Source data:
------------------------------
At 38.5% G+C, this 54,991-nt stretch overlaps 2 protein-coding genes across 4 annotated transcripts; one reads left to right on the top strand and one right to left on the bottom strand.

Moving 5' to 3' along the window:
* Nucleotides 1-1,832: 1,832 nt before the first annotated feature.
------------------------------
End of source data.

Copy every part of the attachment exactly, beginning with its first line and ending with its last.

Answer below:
At 38.5% G+C, this 54,991-nt stretch overlaps 2 protein-coding genes across 4 annotated transcripts; one reads left to right on the top strand and one right to left on the bottom strand.

Moving 5' to 3' along the window:
* Nucleotides 1-1,832: 1,832 nt before the first annotated feature.